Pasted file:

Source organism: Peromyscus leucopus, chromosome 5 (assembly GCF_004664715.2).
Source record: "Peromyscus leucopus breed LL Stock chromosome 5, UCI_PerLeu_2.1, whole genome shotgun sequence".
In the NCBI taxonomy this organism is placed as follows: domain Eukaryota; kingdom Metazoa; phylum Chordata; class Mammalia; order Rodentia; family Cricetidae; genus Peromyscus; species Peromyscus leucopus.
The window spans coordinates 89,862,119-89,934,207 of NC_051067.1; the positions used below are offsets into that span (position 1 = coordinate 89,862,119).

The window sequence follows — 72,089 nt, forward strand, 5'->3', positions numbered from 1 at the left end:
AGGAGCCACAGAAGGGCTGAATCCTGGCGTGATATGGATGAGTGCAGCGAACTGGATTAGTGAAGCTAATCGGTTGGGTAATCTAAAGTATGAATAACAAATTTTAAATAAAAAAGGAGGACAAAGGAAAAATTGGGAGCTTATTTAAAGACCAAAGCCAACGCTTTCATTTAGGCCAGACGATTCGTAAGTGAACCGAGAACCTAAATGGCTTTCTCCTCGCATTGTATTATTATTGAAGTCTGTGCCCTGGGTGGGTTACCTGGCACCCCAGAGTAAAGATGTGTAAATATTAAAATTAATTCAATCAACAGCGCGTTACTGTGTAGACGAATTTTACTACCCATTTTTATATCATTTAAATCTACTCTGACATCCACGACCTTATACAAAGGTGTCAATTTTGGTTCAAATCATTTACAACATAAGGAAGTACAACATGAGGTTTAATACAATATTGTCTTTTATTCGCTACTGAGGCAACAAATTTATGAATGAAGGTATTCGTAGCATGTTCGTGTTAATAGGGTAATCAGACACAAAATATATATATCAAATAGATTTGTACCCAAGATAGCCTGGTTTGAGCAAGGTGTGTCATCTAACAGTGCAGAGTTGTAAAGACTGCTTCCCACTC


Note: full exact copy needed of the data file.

Source organism: Peromyscus leucopus, chromosome 5 (assembly GCF_004664715.2).
Source record: "Peromyscus leucopus breed LL Stock chromosome 5, UCI_PerLeu_2.1, whole genome shotgun sequence".
In the NCBI taxonomy this organism is placed as follows: domain Eukaryota; kingdom Metazoa; phylum Chordata; class Mammalia; order Rodentia; family Cricetidae; genus Peromyscus; species Peromyscus leucopus.
The window spans coordinates 89,862,119-89,934,207 of NC_051067.1; the positions used below are offsets into that span (position 1 = coordinate 89,862,119).

The window sequence follows — 72,089 nt, forward strand, 5'->3', positions numbered from 1 at the left end:
AGGAGCCACAGAAGGGCTGAATCCTGGCGTGATATGGATGAGTGCAGCGAACTGGATTAGTGAAGCTAATCGGTTGGGTAATCTAAAGTATGAATAACAAATTTTAAATAAAAAAGGAGGACAAAGGAAAAATTGGGAGCTTATTTAAAGACCAAAGCCAACGCTTTCATTTAGGCCAGACGATTCGTAAGTGAACCGAGAACCTAAATGGCTTTCTCCTCGCATTGTATTATTATTGAAGTCTGTGCCCTGGGTGGGTTACCTGGCACCCCAGAGTAAAGATGTGTAAATATTAAAATTAATTCAATCAACAGCGCGTTACTGTGTAGACGAATTTTACTACCCATTTTTATATCATTTAAATCTACTCTGACATCCACGACCTTATACAAAGGTGTCAATTTTGGTTCAAATCATTTACAACATAAGGAAGTACAACATGAGGTTTAATACAATATTGTCTTTTATTCGCTACTGAGGCAACAAATTTATGAATGAAGGTATTCGTAGCATGTTCGTGTTAATAGGGTAATCAGACACAAAATATATATATCAAATAGATTTGTACCCAAGATAGCCTGGTTTGAGCAAGGTGTGTCATCTAACAGTGCAGAGTTGTAAAGACTGCTTCCCACTC